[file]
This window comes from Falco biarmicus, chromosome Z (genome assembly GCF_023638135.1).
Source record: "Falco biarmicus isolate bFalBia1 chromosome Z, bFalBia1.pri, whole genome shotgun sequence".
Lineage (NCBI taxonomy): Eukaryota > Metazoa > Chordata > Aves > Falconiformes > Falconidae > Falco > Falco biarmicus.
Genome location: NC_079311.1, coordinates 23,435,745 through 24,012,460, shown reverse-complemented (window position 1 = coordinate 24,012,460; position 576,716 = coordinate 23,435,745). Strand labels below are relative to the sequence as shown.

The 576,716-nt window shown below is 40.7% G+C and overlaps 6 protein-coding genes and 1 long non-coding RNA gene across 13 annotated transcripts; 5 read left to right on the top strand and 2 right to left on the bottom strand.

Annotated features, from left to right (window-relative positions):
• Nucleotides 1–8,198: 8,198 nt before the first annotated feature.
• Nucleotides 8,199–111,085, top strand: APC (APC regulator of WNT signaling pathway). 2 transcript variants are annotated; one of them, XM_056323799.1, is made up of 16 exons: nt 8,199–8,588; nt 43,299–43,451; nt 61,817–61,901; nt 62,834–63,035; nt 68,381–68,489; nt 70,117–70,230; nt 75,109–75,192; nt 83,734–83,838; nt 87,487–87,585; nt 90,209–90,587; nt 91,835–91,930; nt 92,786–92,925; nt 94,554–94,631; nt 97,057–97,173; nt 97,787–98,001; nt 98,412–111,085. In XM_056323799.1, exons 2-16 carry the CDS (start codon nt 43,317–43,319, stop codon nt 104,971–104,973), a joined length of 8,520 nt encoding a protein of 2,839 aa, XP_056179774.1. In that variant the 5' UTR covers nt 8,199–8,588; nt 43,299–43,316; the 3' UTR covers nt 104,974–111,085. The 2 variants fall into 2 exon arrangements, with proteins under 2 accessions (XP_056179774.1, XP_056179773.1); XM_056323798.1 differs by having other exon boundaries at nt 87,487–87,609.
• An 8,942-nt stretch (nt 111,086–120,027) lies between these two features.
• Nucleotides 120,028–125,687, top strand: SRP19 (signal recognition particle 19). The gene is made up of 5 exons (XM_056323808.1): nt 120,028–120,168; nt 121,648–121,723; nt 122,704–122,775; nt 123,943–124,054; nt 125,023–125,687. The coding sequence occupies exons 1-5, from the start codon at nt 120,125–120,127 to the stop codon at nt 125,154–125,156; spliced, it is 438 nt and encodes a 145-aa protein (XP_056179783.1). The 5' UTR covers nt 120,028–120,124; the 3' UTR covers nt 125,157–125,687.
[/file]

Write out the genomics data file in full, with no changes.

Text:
This window comes from Falco biarmicus, chromosome Z (genome assembly GCF_023638135.1).
Source record: "Falco biarmicus isolate bFalBia1 chromosome Z, bFalBia1.pri, whole genome shotgun sequence".
Lineage (NCBI taxonomy): Eukaryota > Metazoa > Chordata > Aves > Falconiformes > Falconidae > Falco > Falco biarmicus.
Genome location: NC_079311.1, coordinates 23,435,745 through 24,012,460, shown reverse-complemented (window position 1 = coordinate 24,012,460; position 576,716 = coordinate 23,435,745). Strand labels below are relative to the sequence as shown.

The 576,716-nt window shown below is 40.7% G+C and overlaps 6 protein-coding genes and 1 long non-coding RNA gene across 13 annotated transcripts; 5 read left to right on the top strand and 2 right to left on the bottom strand.

Annotated features, from left to right (window-relative positions):
• Nucleotides 1–8,198: 8,198 nt before the first annotated feature.
• Nucleotides 8,199–111,085, top strand: APC (APC regulator of WNT signaling pathway). 2 transcript variants are annotated; one of them, XM_056323799.1, is made up of 16 exons: nt 8,199–8,588; nt 43,299–43,451; nt 61,817–61,901; nt 62,834–63,035; nt 68,381–68,489; nt 70,117–70,230; nt 75,109–75,192; nt 83,734–83,838; nt 87,487–87,585; nt 90,209–90,587; nt 91,835–91,930; nt 92,786–92,925; nt 94,554–94,631; nt 97,057–97,173; nt 97,787–98,001; nt 98,412–111,085. In XM_056323799.1, exons 2-16 carry the CDS (start codon nt 43,317–43,319, stop codon nt 104,971–104,973), a joined length of 8,520 nt encoding a protein of 2,839 aa, XP_056179774.1. In that variant the 5' UTR covers nt 8,199–8,588; nt 43,299–43,316; the 3' UTR covers nt 104,974–111,085. The 2 variants fall into 2 exon arrangements, with proteins under 2 accessions (XP_056179774.1, XP_056179773.1); XM_056323798.1 differs by having other exon boundaries at nt 87,487–87,609.
• An 8,942-nt stretch (nt 111,086–120,027) lies between these two features.
• Nucleotides 120,028–125,687, top strand: SRP19 (signal recognition particle 19). The gene is made up of 5 exons (XM_056323808.1): nt 120,028–120,168; nt 121,648–121,723; nt 122,704–122,775; nt 123,943–124,054; nt 125,023–125,687. The coding sequence occupies exons 1-5, from the start codon at nt 120,125–120,127 to the stop codon at nt 125,154–125,156; spliced, it is 438 nt and encodes a 145-aa protein (XP_056179783.1). The 5' UTR covers nt 120,028–120,124; the 3' UTR covers nt 125,157–125,687.